Howard University students wear nooses to protest lynching outside the National Crime Conference in Washington, DC, 1934. (Bettmann/Getty Images)
More than 4000 African Americans were killed in racial terror lynchings between 1877 and 1950. Many of these extrajudicial murders were celebratory public spectacles, where thousands of white people, including elected officials and prominent citizens, gathered to witness victims being gruesomely tortured and mutilated. White newspapers advertised these carnival-like events; vendors sold food, photographers printed postcards, and victims’ clothing and body parts were given out as souvenirs.
In Newnan, Georgia, in 1899, at least 2000 whites watched as a white mob mutilated and burned alive a black man named Sam Hose, and then sold pieces of his organs and bones. In 1916, a white mob in Waco, Texas, tortured and lynched a mentallydisabled 17-year-old black boy named Jesse Washington in front of city hall, stripping, stabbing, beating, and mutilating him before burning him alive in front of 15,000 white spectators. Charred pieces of his body were dragged through town, and his fingers and fingernails were taken as keepsakes.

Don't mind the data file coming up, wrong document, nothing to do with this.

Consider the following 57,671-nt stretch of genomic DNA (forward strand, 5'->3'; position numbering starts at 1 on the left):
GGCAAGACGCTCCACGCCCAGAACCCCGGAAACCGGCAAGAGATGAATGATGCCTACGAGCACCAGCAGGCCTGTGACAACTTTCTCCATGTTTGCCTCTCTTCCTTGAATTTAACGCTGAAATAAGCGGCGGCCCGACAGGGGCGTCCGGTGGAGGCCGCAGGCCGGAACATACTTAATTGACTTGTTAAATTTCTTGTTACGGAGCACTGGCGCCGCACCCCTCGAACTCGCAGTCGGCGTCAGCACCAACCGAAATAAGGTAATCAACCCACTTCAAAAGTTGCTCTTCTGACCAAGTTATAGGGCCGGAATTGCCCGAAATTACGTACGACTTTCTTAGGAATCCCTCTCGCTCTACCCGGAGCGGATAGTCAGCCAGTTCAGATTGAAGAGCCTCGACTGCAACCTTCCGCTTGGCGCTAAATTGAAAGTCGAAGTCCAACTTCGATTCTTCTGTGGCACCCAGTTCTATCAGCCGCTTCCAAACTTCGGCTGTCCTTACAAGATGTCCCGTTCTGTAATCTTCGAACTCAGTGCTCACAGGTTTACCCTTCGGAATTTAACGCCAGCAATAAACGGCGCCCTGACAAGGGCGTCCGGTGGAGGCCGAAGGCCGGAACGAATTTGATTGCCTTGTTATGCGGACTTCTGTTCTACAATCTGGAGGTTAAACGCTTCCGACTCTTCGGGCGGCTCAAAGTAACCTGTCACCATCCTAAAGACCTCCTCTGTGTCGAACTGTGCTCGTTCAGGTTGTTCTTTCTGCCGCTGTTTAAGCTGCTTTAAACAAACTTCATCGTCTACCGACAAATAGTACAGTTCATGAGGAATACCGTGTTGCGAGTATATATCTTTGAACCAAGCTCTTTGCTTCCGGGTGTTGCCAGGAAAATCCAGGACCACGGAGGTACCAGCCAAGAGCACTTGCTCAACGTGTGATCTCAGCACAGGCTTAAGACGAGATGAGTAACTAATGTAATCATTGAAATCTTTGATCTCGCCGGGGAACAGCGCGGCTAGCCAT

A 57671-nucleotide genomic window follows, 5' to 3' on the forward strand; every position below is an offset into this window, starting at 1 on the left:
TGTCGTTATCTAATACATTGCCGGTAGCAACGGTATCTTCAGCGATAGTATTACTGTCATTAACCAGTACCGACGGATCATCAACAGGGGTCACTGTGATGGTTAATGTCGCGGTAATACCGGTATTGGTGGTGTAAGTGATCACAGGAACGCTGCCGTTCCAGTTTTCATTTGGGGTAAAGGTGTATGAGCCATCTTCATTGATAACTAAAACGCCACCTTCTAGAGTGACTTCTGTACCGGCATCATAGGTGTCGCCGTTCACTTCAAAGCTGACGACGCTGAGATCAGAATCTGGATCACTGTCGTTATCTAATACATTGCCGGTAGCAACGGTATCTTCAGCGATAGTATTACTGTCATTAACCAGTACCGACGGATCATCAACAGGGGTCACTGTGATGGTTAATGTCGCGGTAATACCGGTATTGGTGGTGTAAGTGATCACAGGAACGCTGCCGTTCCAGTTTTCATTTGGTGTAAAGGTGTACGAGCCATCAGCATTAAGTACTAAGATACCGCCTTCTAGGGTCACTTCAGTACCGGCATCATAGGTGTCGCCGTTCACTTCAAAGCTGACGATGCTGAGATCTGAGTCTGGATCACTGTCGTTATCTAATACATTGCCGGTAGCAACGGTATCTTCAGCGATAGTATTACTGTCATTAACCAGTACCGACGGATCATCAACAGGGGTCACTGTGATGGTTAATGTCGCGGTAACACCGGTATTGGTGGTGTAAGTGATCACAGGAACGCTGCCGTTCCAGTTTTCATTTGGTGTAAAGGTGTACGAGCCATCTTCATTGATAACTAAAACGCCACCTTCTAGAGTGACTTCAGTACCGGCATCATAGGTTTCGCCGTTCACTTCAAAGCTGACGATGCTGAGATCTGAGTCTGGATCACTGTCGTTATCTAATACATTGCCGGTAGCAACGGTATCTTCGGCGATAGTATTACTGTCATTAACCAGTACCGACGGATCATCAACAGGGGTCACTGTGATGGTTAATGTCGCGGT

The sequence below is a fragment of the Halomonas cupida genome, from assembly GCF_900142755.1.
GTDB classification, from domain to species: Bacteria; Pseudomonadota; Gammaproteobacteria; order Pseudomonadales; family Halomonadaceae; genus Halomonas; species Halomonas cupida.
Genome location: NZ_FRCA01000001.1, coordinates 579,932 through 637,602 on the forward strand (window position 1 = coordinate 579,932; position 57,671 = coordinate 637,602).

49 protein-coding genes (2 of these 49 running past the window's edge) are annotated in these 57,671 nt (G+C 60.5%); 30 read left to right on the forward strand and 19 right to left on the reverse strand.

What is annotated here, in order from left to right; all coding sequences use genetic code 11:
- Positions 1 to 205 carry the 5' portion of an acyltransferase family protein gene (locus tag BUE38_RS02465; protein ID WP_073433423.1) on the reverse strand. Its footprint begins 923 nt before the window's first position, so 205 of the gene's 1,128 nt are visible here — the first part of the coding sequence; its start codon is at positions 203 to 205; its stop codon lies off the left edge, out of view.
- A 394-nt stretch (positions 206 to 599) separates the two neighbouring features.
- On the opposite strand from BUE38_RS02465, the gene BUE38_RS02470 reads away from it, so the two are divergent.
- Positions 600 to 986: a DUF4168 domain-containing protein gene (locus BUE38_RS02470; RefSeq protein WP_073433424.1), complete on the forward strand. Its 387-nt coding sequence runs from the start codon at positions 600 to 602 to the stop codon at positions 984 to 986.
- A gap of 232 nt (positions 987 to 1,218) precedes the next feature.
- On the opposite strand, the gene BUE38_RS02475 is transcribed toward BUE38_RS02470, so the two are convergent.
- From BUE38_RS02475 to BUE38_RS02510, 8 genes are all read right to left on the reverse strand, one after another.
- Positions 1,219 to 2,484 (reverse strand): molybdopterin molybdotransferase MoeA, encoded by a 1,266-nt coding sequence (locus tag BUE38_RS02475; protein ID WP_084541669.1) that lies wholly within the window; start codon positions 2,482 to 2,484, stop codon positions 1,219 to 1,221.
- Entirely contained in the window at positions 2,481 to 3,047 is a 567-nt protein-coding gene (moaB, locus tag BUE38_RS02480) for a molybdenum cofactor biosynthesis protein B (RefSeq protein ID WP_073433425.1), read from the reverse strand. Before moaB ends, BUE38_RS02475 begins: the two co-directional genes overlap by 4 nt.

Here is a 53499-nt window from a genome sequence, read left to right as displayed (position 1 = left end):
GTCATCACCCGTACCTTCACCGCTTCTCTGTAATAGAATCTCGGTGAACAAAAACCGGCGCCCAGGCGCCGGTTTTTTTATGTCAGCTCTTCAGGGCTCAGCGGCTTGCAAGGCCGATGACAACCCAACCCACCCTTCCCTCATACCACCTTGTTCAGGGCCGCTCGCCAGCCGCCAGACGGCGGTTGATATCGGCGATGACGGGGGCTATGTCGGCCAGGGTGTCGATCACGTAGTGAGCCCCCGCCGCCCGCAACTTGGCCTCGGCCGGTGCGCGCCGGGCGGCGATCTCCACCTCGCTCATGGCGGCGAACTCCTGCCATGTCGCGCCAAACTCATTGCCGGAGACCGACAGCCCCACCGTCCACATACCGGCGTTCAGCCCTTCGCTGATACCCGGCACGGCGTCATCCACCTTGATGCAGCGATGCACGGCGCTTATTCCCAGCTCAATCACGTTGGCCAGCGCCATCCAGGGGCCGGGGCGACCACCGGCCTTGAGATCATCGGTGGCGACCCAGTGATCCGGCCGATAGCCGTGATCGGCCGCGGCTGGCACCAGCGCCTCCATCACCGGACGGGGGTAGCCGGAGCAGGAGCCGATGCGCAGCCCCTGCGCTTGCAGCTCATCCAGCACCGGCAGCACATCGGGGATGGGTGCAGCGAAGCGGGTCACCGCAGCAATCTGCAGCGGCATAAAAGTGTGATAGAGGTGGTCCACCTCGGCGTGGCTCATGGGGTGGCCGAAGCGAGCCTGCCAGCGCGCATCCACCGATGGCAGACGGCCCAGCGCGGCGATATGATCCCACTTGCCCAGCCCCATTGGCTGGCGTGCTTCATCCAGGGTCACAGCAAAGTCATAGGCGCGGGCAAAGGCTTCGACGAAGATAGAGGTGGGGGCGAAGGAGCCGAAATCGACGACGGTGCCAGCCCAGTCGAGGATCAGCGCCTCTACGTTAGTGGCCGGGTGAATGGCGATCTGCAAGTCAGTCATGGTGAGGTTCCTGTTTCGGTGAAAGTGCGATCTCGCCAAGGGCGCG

Public spectacle lynchings were most frequent in the South, but also occurred in Northern and Midwestern states as black Americans migrated during the 20th century. In 1920, 10,000 whites attended the lynchings of three black circus workers in Duluth, Minnesota. In Springfield, Missouri, in 1906, two black men, Horace Dunn and Fred Coker, were hanged and shot to death for a crowd of 5000 whites. White lynch mobs and spectators rarely faced consequences. Although these killings were widely attended and photographed, whites committed public spectacle lynchings with impunity.